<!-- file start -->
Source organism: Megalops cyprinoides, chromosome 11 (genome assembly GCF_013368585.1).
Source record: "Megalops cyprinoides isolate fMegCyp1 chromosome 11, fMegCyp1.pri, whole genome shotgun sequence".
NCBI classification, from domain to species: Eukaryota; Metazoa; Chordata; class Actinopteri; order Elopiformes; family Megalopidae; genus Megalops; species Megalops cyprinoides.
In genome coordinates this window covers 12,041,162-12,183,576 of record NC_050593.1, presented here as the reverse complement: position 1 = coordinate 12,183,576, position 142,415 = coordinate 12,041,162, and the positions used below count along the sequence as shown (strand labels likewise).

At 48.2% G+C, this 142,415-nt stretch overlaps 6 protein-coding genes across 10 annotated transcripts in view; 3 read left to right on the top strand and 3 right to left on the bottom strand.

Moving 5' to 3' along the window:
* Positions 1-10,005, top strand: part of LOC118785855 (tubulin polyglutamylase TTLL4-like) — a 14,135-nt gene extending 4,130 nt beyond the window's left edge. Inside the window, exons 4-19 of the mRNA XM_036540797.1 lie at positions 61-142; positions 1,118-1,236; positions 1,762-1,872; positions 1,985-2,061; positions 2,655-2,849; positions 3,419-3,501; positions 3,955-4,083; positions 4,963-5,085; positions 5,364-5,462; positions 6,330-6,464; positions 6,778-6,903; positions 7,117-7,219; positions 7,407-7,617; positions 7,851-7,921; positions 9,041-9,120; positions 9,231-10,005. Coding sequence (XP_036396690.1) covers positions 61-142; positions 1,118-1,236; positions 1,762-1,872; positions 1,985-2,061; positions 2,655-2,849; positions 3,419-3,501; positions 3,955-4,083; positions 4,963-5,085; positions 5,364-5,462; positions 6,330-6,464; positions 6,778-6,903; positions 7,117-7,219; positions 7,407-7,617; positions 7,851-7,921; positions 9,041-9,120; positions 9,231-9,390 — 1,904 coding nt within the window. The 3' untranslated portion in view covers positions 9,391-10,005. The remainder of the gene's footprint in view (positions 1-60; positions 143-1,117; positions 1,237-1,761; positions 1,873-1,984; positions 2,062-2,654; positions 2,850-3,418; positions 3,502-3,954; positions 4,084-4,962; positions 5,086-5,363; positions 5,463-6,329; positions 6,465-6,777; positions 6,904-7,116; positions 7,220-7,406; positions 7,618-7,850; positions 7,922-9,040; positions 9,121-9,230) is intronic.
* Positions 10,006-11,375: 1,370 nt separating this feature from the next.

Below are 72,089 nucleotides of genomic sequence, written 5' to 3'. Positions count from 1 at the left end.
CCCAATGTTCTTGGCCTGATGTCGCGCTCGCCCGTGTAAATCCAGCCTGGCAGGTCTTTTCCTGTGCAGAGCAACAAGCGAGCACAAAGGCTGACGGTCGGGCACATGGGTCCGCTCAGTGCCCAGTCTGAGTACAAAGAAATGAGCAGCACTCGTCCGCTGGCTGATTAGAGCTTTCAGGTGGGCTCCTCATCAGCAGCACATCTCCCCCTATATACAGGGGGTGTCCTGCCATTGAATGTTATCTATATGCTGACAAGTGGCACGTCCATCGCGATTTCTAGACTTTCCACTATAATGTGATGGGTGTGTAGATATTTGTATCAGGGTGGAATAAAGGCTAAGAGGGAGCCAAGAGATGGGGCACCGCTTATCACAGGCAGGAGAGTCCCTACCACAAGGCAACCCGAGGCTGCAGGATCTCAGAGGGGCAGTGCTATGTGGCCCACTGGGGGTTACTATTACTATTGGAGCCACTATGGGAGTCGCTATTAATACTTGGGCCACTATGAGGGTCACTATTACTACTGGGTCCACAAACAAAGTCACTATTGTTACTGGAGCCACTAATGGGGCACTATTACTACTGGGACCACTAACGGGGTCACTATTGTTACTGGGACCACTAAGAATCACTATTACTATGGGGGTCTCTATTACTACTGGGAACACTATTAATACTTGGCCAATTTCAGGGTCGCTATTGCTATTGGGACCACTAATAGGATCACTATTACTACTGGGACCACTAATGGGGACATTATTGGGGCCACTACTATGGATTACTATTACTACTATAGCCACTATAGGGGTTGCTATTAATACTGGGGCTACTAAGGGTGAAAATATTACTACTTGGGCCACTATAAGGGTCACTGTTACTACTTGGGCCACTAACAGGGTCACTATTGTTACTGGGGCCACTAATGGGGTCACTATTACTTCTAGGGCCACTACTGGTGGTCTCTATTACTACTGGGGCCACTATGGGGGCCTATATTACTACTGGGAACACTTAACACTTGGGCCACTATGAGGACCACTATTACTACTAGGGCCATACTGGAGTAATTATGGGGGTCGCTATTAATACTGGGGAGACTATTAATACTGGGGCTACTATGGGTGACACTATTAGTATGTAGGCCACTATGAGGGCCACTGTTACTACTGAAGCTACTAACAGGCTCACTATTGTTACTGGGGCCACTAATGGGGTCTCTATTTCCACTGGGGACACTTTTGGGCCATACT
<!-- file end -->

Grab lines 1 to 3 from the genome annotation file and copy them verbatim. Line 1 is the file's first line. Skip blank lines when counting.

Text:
Source organism: Megalops cyprinoides, chromosome 11 (genome assembly GCF_013368585.1).
Source record: "Megalops cyprinoides isolate fMegCyp1 chromosome 11, fMegCyp1.pri, whole genome shotgun sequence".
NCBI classification, from domain to species: Eukaryota; Metazoa; Chordata; class Actinopteri; order Elopiformes; family Megalopidae; genus Megalops; species Megalops cyprinoides.